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Alcohol problems and all-cause mortality in men and women: predictive capacity of a clinical screening tool in a 21-year follow-up of a large , UK-wide, general population-based survey

Alcohol problems and all-cause mortality in men and women: predictive capacity of a clinical screening tool in a 21-year follow-up of a large , UK-wide, general population-based survey
Alcohol problems and all-cause mortality in men and women: predictive capacity of a clinical screening tool in a 21-year follow-up of a large , UK-wide, general population-based survey
Objective: While the relation between alcohol consumption and mortality has been well explored, little is known about the link between alcohol problems and mortality in general population-based studies, particularly among women. This was the objective of the present study
Methods: In this prospective cohort study, 5333 non-abstaining individuals (2539 women) from the UK-wide Health and Lifestyle Survey (aged 42.9 years at study induction) completed the CAGE questionnaire of alcohol problems and participated in a medical examination in 1984/1985; they were then followed up for mortality experience until 2005. Results: Alcohol problems at baseline were less common in women (2.4%) than in men (7.8%). A total of 21 years of follow-up gave rise to 1201 deaths. Elevated rates of mortality were evident in persons reporting symptoms of alcohol problems in comparison to those who did not. In genderstratified analyses, alcohol problems were more strongly associated with mortality risk in women (age-adjusted hazards ratio: 2.25; 95% confidence interval: 1.22–4.12) than in men (1.49; 1.12–1.99), although this effect modification was not statistically significant (P value for interaction=0.125). Controlling for a range of covariates—including socioeconomic position, co-morbidity (somatic and psychiatric), and alcohol intake—had essentially no impact on these associations.
Conclusion: The CAGE questionnaire may have some utility in routine health assessments in the general population.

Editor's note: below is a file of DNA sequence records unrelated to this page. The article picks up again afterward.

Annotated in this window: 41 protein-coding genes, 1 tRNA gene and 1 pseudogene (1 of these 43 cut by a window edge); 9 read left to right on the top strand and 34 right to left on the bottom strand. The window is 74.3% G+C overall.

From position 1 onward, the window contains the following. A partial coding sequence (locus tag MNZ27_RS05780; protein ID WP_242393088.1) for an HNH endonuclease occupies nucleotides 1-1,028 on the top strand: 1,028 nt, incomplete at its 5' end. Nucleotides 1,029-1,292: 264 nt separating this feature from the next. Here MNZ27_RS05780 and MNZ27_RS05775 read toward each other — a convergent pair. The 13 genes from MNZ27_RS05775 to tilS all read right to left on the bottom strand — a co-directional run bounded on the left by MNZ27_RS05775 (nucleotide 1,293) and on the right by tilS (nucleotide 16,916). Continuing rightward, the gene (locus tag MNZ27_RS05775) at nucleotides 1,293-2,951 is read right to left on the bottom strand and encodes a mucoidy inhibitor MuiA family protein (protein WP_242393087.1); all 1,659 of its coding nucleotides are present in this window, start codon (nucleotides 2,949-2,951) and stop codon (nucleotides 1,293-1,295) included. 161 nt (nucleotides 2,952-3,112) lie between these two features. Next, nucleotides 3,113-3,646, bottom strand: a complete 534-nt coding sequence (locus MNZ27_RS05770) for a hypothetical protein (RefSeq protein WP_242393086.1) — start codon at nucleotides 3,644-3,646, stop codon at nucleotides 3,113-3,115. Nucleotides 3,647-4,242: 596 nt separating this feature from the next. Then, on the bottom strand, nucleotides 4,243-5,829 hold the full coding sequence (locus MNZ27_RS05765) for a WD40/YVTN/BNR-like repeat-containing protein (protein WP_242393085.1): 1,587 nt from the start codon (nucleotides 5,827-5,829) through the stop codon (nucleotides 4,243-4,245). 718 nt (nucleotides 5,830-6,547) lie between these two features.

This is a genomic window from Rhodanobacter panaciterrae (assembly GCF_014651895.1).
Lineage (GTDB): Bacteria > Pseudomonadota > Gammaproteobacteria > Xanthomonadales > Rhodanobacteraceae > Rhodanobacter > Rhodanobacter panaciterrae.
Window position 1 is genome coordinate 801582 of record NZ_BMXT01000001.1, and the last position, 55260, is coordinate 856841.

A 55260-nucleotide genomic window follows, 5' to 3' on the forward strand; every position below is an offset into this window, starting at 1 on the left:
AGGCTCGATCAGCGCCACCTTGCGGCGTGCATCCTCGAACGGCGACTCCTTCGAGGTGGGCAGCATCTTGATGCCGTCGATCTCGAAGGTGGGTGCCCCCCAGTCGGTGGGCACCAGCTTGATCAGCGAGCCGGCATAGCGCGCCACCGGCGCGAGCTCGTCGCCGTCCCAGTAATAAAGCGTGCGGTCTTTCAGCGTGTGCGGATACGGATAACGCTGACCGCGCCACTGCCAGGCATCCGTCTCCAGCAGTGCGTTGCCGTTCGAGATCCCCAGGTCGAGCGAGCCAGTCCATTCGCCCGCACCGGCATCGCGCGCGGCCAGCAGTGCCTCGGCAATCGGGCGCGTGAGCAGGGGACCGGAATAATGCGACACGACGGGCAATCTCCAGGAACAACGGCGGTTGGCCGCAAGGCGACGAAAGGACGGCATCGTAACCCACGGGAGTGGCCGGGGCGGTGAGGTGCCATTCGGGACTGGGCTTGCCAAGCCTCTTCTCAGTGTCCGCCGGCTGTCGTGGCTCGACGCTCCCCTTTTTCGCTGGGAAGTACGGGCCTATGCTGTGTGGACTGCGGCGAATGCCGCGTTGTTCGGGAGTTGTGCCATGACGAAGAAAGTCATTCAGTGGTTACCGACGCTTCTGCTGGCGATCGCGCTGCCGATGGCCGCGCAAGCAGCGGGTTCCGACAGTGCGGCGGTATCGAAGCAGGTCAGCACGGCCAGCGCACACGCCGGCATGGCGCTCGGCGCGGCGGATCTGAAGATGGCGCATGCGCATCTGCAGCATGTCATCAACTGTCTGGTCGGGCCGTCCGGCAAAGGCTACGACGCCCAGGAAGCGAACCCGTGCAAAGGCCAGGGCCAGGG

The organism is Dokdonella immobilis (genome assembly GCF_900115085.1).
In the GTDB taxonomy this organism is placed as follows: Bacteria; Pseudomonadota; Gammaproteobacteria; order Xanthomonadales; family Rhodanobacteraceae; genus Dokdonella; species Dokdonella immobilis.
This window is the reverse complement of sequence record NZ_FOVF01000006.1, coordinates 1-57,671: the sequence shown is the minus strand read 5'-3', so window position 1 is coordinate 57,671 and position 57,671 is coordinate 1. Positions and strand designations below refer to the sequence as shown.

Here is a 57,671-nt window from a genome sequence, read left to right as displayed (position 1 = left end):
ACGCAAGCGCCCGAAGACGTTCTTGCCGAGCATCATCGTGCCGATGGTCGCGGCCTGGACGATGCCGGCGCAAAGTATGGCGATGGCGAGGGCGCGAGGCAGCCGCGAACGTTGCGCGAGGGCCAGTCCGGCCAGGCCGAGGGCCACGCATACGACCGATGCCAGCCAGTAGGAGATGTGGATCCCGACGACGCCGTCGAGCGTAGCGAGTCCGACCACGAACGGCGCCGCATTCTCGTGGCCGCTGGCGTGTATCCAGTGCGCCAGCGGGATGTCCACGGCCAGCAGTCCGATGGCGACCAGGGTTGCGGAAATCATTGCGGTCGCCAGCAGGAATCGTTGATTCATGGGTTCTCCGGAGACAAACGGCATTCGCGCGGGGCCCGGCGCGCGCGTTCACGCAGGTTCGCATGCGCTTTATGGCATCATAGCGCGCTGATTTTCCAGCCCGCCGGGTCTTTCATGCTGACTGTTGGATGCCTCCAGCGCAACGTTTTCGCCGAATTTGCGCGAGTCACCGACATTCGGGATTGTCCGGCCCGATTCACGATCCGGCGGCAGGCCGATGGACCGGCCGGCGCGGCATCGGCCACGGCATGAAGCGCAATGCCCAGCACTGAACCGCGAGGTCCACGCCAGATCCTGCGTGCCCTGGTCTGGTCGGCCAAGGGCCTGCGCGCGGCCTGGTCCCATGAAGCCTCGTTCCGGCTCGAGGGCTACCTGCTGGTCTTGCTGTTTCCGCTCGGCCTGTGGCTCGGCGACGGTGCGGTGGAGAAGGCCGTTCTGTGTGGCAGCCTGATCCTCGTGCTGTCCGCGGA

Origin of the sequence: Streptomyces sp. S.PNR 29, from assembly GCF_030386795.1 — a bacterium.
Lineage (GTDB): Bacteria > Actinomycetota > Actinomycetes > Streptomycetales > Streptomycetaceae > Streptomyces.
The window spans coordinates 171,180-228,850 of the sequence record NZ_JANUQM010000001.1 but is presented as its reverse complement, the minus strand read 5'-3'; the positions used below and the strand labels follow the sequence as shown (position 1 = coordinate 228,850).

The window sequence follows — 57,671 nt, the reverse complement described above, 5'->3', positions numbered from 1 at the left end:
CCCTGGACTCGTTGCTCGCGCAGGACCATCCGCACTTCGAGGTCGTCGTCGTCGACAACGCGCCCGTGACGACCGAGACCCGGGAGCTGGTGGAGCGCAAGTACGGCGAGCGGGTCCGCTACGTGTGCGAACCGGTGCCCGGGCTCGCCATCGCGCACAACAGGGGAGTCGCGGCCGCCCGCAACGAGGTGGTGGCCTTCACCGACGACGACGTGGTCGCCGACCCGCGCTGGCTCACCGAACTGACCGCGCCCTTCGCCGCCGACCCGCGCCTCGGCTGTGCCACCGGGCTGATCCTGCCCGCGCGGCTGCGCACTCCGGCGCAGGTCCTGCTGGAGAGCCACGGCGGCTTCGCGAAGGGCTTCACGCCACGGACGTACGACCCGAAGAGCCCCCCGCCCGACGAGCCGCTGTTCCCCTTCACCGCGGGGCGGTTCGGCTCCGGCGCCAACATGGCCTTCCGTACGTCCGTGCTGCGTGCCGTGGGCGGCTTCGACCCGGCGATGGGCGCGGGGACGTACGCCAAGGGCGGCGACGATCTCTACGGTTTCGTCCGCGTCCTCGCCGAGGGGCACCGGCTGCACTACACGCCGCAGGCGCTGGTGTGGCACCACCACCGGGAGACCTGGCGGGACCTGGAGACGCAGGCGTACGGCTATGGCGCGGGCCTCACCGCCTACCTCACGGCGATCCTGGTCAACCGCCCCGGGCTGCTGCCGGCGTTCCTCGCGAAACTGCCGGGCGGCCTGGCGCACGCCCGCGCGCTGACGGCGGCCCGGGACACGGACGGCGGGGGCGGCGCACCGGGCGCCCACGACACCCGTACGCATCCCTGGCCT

alcohol problems, all-cause mortality, predictive capacity
0022-3999
317-321
Batty, G. David
605ce199-493d-4238-b9c8-a2c076672e83
Hunt, Kate
cb965940-2091-40c4-980b-2f6e2352a047
Emslie, Carol
a39975d1-d527-4751-bd63-8f964279e722
Lewars, Heather
dafbca82-13bb-4ad5-a9e7-66421a497a64
Gale, Catharine R.
5bb2abb3-7b53-42d6-8aa7-817e193140c8
Batty, G. David
605ce199-493d-4238-b9c8-a2c076672e83
Hunt, Kate
cb965940-2091-40c4-980b-2f6e2352a047
Emslie, Carol
a39975d1-d527-4751-bd63-8f964279e722
Lewars, Heather
dafbca82-13bb-4ad5-a9e7-66421a497a64
Gale, Catharine R.
5bb2abb3-7b53-42d6-8aa7-817e193140c8

Batty, G. David, Hunt, Kate, Emslie, Carol, Lewars, Heather and Gale, Catharine R. (2009) Alcohol problems and all-cause mortality in men and women: predictive capacity of a clinical screening tool in a 21-year follow-up of a large , UK-wide, general population-based survey. Journal of Psychosomatic Research, 66 (4), 317-321. (doi:10.1016/j.jpsychores.2008.09.021).

Record type: Article

Abstract

Objective: While the relation between alcohol consumption and mortality has been well explored, little is known about the link between alcohol problems and mortality in general population-based studies, particularly among women. This was the objective of the present study
Methods: In this prospective cohort study, 5333 non-abstaining individuals (2539 women) from the UK-wide Health and Lifestyle Survey (aged 42.9 years at study induction) completed the CAGE questionnaire of alcohol problems and participated in a medical examination in 1984/1985; they were then followed up for mortality experience until 2005. Results: Alcohol problems at baseline were less common in women (2.4%) than in men (7.8%). A total of 21 years of follow-up gave rise to 1201 deaths. Elevated rates of mortality were evident in persons reporting symptoms of alcohol problems in comparison to those who did not. In genderstratified analyses, alcohol problems were more strongly associated with mortality risk in women (age-adjusted hazards ratio: 2.25; 95% confidence interval: 1.22–4.12) than in men (1.49; 1.12–1.99), although this effect modification was not statistically significant (P value for interaction=0.125). Controlling for a range of covariates—including socioeconomic position, co-morbidity (somatic and psychiatric), and alcohol intake—had essentially no impact on these associations.
Conclusion: The CAGE questionnaire may have some utility in routine health assessments in the general population.

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Published date: April 2009
Keywords: alcohol problems, all-cause mortality, predictive capacity

Identifiers

Local EPrints ID: 69958
URI: https://eprints.soton.ac.uk/id/eprint/69958
ISSN: 0022-3999
PURE UUID: 95df8989-05d4-4785-b651-f2325a6566d9
ORCID for Catharine R. Gale: ORCID iD orcid.org/0000-0002-3361-8638

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Date deposited: 05 Jan 2010
Last modified: 06 Feb 2019 01:37

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Contributors

Author: G. David Batty
Author: Kate Hunt
Author: Carol Emslie
Author: Heather Lewars

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